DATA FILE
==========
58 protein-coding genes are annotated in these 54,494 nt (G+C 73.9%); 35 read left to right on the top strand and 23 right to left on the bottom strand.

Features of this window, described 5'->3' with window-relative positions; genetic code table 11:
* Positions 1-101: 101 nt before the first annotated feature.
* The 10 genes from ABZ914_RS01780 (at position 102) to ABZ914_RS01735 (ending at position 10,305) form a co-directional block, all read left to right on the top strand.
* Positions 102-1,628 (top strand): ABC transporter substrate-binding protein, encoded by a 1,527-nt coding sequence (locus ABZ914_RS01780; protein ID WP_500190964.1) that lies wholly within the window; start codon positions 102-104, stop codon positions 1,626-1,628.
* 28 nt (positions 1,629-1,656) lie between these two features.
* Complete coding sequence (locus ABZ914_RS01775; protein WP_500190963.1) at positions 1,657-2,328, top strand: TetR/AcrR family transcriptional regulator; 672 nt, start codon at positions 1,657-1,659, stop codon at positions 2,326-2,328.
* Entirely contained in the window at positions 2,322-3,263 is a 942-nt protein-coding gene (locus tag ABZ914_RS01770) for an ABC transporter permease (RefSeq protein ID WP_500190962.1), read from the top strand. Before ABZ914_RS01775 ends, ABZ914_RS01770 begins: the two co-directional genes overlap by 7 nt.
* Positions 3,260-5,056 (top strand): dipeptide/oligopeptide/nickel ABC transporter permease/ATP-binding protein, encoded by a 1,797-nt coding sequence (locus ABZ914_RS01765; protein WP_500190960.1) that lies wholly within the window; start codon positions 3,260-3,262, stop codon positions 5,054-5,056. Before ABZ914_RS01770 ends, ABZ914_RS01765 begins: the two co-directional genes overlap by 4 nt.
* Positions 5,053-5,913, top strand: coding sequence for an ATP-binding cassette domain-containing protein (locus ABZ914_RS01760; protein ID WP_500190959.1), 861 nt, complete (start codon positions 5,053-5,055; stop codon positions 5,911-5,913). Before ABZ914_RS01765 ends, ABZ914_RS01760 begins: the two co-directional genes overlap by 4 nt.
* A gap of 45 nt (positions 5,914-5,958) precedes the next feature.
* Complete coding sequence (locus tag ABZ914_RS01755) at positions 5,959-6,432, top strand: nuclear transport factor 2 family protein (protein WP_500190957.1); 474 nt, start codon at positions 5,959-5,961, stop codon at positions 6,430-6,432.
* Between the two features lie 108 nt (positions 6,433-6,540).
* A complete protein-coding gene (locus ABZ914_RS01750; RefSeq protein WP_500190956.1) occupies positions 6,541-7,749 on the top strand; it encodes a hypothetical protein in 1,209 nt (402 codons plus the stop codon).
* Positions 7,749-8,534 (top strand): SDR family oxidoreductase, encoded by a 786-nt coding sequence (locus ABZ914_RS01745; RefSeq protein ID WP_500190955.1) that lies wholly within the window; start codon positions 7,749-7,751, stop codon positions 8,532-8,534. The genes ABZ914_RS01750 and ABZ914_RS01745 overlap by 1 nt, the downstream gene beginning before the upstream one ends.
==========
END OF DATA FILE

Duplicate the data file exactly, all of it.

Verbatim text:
58 protein-coding genes are annotated in these 54,494 nt (G+C 73.9%); 35 read left to right on the top strand and 23 right to left on the bottom strand.

Features of this window, described 5'->3' with window-relative positions; genetic code table 11:
* Positions 1-101: 101 nt before the first annotated feature.
* The 10 genes from ABZ914_RS01780 (at position 102) to ABZ914_RS01735 (ending at position 10,305) form a co-directional block, all read left to right on the top strand.
* Positions 102-1,628 (top strand): ABC transporter substrate-binding protein, encoded by a 1,527-nt coding sequence (locus ABZ914_RS01780; protein ID WP_500190964.1) that lies wholly within the window; start codon positions 102-104, stop codon positions 1,626-1,628.
* 28 nt (positions 1,629-1,656) lie between these two features.
* Complete coding sequence (locus ABZ914_RS01775; protein WP_500190963.1) at positions 1,657-2,328, top strand: TetR/AcrR family transcriptional regulator; 672 nt, start codon at positions 1,657-1,659, stop codon at positions 2,326-2,328.
* Entirely contained in the window at positions 2,322-3,263 is a 942-nt protein-coding gene (locus tag ABZ914_RS01770) for an ABC transporter permease (RefSeq protein ID WP_500190962.1), read from the top strand. Before ABZ914_RS01775 ends, ABZ914_RS01770 begins: the two co-directional genes overlap by 7 nt.
* Positions 3,260-5,056 (top strand): dipeptide/oligopeptide/nickel ABC transporter permease/ATP-binding protein, encoded by a 1,797-nt coding sequence (locus ABZ914_RS01765; protein WP_500190960.1) that lies wholly within the window; start codon positions 3,260-3,262, stop codon positions 5,054-5,056. Before ABZ914_RS01770 ends, ABZ914_RS01765 begins: the two co-directional genes overlap by 4 nt.
* Positions 5,053-5,913, top strand: coding sequence for an ATP-binding cassette domain-containing protein (locus ABZ914_RS01760; protein ID WP_500190959.1), 861 nt, complete (start codon positions 5,053-5,055; stop codon positions 5,911-5,913). Before ABZ914_RS01765 ends, ABZ914_RS01760 begins: the two co-directional genes overlap by 4 nt.
* A gap of 45 nt (positions 5,914-5,958) precedes the next feature.
* Complete coding sequence (locus tag ABZ914_RS01755) at positions 5,959-6,432, top strand: nuclear transport factor 2 family protein (protein WP_500190957.1); 474 nt, start codon at positions 5,959-5,961, stop codon at positions 6,430-6,432.
* Between the two features lie 108 nt (positions 6,433-6,540).
* A complete protein-coding gene (locus ABZ914_RS01750; RefSeq protein WP_500190956.1) occupies positions 6,541-7,749 on the top strand; it encodes a hypothetical protein in 1,209 nt (402 codons plus the stop codon).
* Positions 7,749-8,534 (top strand): SDR family oxidoreductase, encoded by a 786-nt coding sequence (locus ABZ914_RS01745; RefSeq protein ID WP_500190955.1) that lies wholly within the window; start codon positions 7,749-7,751, stop codon positions 8,532-8,534. The genes ABZ914_RS01750 and ABZ914_RS01745 overlap by 1 nt, the downstream gene beginning before the upstream one ends.